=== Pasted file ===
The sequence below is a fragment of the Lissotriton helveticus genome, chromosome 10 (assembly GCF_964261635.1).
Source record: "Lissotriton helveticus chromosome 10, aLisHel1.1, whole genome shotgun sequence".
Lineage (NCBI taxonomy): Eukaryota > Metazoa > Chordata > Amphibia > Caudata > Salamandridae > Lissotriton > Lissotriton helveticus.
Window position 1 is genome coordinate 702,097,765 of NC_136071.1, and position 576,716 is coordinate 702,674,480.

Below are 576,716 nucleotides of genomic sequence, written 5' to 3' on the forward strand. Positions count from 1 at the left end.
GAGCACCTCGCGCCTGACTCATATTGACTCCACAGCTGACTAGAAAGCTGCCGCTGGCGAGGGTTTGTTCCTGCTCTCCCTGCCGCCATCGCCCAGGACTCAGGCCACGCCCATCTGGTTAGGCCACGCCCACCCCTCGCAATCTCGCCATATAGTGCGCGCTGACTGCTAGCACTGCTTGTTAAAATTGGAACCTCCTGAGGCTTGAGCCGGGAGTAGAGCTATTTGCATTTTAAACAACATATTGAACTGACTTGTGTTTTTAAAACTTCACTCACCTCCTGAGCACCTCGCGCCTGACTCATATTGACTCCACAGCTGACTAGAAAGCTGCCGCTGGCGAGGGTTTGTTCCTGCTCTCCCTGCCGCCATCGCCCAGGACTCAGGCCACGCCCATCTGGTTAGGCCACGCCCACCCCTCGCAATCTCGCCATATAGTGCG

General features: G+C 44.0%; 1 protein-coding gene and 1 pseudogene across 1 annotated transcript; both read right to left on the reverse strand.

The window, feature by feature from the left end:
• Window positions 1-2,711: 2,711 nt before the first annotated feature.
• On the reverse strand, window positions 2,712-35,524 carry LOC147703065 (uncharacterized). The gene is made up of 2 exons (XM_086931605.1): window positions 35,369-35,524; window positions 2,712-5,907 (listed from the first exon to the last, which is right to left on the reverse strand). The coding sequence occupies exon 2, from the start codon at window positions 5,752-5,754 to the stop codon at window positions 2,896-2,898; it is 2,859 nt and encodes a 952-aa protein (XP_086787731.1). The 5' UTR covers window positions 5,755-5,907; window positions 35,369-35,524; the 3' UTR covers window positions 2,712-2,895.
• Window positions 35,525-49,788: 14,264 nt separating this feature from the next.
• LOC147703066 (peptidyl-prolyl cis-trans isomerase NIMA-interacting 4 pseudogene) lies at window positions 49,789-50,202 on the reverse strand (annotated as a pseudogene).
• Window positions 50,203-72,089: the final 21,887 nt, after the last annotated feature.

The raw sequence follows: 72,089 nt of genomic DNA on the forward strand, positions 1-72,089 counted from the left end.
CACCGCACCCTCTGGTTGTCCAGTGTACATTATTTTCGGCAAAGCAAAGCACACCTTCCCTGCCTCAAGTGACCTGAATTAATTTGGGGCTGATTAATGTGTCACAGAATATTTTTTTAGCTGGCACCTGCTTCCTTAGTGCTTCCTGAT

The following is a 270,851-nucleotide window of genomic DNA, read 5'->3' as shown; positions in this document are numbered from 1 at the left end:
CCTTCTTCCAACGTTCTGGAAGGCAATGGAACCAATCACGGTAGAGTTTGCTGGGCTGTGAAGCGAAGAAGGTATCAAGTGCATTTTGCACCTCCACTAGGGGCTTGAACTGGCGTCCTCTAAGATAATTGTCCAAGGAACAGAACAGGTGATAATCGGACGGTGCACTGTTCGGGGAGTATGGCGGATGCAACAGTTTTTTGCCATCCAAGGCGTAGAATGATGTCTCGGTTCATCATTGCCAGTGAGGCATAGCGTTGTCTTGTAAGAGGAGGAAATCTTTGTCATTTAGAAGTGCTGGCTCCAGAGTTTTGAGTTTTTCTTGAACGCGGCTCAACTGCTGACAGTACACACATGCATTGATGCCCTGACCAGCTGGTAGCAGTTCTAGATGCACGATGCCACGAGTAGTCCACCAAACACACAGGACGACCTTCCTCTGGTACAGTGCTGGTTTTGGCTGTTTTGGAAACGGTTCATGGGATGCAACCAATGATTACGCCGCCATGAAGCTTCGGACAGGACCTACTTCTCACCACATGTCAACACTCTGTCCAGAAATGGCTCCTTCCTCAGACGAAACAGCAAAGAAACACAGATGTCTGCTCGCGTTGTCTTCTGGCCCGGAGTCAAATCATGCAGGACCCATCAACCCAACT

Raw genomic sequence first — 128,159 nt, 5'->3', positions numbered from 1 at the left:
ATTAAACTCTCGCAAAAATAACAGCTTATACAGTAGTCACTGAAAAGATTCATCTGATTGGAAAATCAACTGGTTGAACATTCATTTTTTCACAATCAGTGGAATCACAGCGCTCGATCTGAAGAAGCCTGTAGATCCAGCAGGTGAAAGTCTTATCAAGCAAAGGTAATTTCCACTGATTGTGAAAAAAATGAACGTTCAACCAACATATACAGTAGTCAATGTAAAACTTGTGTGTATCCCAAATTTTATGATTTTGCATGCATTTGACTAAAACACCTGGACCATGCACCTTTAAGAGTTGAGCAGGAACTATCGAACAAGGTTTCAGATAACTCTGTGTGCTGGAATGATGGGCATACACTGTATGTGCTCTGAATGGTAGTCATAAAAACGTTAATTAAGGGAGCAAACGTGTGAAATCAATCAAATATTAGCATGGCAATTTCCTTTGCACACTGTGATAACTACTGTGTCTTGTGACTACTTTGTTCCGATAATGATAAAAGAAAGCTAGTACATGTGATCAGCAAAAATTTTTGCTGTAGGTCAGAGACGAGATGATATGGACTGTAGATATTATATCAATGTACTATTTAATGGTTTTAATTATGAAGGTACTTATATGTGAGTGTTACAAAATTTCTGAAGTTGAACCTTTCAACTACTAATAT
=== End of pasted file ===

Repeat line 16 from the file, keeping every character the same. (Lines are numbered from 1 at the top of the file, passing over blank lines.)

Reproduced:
The following is a 270,851-nucleotide window of genomic DNA, read 5'->3' as shown; positions in this document are numbered from 1 at the left end: